Sign up here for our daily coronavirus newsletter on what you need to know, andsubscribe to our Covid-19 podcast for the latest news and analysis.
The Oxford University team responsible for developing a vaccine against coronaviruses said that a drop in the rate of infection would make it increasingly difficult to prove its success, reported the Telegraph.
“This is a race against the disappearance of the virus and against time,” Professor Adrian Hill, director of the university’s Jenner Institute, told the newspaper. “We said earlier this year that there is an 80% chance of developing an effective vaccine by September. But right now, there’s a 50% chance that we won’t get any results. “
Hill said he expects fewer than 50 of the 10,000 people who volunteered to test the vaccine trial next week to catch the virus. If fewer than 20 tests are positive, the results may be useless, the newspaper said.
Although developers around the world are working on up to 100 experimental vaccines for Covid-19, the process is likely to take some time. Finding a vaccine and distributing it around the world will be a “huge moonlight,” said Dr. Michael Ryan, executive director of the World Health Organization’s emergency program earlier this month. It is possible that the disease ishere to stay, he said.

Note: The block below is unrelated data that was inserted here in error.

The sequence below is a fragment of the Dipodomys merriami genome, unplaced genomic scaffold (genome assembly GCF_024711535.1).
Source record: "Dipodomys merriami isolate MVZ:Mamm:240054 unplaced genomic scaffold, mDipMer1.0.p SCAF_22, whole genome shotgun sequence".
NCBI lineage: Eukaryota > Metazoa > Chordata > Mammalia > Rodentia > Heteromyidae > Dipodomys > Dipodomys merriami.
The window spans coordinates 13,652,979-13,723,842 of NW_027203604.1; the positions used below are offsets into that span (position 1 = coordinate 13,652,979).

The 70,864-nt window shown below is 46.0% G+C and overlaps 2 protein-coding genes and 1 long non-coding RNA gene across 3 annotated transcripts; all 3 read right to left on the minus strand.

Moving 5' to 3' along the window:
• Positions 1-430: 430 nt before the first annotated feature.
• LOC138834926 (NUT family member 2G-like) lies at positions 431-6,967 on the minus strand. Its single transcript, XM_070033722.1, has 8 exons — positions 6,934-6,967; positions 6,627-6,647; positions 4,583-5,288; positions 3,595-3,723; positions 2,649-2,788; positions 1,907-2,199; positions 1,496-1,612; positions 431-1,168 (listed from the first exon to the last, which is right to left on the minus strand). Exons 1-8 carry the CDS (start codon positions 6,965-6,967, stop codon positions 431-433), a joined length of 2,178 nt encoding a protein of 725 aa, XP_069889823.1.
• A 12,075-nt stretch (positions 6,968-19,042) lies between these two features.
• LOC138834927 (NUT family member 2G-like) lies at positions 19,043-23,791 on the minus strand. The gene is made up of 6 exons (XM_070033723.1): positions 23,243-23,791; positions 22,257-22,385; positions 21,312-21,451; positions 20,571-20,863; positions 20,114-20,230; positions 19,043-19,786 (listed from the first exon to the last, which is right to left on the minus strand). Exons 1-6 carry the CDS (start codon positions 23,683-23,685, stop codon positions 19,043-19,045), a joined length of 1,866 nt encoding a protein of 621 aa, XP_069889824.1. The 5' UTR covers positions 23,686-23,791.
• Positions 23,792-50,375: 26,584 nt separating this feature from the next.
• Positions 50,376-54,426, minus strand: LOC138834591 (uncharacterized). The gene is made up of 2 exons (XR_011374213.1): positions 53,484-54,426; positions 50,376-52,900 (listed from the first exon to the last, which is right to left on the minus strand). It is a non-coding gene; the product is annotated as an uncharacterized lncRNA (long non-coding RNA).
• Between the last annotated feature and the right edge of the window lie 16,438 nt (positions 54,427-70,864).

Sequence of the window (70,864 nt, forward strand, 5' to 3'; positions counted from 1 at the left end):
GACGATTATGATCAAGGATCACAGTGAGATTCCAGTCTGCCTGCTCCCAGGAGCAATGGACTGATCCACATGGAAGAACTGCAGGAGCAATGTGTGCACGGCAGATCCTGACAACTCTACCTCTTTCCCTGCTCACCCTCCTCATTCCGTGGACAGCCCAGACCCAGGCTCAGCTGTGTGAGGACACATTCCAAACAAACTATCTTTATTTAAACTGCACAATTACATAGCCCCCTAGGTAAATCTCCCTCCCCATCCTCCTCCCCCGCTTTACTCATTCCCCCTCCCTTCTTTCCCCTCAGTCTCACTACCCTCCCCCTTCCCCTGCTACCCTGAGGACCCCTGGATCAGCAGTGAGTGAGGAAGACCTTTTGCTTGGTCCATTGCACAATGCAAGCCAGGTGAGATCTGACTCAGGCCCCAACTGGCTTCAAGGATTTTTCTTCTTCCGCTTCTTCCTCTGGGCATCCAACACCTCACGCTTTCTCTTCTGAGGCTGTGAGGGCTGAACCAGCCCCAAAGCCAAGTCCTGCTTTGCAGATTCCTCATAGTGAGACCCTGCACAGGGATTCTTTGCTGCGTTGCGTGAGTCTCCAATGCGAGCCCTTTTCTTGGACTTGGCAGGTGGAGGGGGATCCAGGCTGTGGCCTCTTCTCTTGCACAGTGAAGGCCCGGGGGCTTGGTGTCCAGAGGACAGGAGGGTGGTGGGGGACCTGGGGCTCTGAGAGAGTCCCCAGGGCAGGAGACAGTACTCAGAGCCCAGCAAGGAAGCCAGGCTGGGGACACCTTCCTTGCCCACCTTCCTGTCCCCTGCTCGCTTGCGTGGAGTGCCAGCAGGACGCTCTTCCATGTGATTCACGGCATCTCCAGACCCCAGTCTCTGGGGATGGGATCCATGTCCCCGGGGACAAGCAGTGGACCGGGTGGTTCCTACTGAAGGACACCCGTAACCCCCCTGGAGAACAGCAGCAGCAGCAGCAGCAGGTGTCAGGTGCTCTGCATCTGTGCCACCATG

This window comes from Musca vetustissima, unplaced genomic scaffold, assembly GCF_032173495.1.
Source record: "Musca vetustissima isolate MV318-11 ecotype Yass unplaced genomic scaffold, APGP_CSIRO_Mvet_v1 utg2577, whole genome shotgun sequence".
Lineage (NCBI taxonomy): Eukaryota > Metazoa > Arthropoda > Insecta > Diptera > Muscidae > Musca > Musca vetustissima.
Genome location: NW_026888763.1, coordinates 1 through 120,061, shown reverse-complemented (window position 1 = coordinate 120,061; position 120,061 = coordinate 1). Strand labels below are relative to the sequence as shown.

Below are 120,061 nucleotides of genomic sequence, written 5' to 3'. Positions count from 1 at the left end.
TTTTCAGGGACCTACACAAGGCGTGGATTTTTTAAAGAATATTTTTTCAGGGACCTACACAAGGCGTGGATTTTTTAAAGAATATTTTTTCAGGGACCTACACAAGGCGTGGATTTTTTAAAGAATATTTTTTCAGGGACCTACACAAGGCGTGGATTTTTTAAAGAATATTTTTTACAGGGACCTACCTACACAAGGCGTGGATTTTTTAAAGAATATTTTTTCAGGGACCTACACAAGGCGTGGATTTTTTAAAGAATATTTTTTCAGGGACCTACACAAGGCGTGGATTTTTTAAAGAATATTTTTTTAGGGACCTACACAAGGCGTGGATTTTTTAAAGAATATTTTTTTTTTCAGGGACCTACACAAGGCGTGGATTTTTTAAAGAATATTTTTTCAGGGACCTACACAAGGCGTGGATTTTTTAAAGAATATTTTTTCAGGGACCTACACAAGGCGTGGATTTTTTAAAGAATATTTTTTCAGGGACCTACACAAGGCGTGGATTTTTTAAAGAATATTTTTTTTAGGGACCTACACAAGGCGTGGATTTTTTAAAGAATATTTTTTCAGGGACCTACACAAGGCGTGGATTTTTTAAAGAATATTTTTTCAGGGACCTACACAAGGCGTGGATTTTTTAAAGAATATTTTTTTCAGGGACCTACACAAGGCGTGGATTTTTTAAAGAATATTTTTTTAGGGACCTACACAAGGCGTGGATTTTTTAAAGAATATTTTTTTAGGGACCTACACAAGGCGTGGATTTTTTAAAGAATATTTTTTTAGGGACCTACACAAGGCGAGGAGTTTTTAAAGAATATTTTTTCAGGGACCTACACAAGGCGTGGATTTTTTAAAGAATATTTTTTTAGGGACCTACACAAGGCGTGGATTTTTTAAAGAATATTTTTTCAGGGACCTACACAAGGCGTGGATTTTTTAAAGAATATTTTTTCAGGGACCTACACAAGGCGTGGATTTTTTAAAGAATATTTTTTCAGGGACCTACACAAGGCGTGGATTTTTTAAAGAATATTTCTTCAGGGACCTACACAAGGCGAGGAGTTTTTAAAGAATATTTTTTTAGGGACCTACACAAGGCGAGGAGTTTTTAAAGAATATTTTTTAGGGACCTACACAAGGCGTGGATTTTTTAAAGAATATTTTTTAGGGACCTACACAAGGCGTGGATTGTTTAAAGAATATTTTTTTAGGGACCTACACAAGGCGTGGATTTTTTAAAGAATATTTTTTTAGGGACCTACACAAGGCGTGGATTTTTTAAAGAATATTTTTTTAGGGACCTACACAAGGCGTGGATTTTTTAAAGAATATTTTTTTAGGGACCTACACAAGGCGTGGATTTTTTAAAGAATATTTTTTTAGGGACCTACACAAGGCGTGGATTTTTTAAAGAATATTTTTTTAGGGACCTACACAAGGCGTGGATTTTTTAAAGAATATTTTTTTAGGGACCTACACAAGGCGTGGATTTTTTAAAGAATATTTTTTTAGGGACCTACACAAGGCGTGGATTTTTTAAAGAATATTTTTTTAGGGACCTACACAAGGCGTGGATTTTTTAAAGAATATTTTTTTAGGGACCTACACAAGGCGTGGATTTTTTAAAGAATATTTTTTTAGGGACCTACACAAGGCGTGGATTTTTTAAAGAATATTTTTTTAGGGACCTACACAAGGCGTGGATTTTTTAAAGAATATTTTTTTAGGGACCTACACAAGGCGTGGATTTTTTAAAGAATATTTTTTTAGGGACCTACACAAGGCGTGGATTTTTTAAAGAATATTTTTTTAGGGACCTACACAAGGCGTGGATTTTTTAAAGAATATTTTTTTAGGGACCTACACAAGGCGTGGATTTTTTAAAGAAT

The British government has agreed to pay up to 100 million doses, adding that 30 million could be ready by September. The daily rate of new infections has dropped by almost two-thirds since it peaked at nearly 9,000 on April 10.
Reuters has also said that Oxford University could joinModerna in a large-scale testing program in July.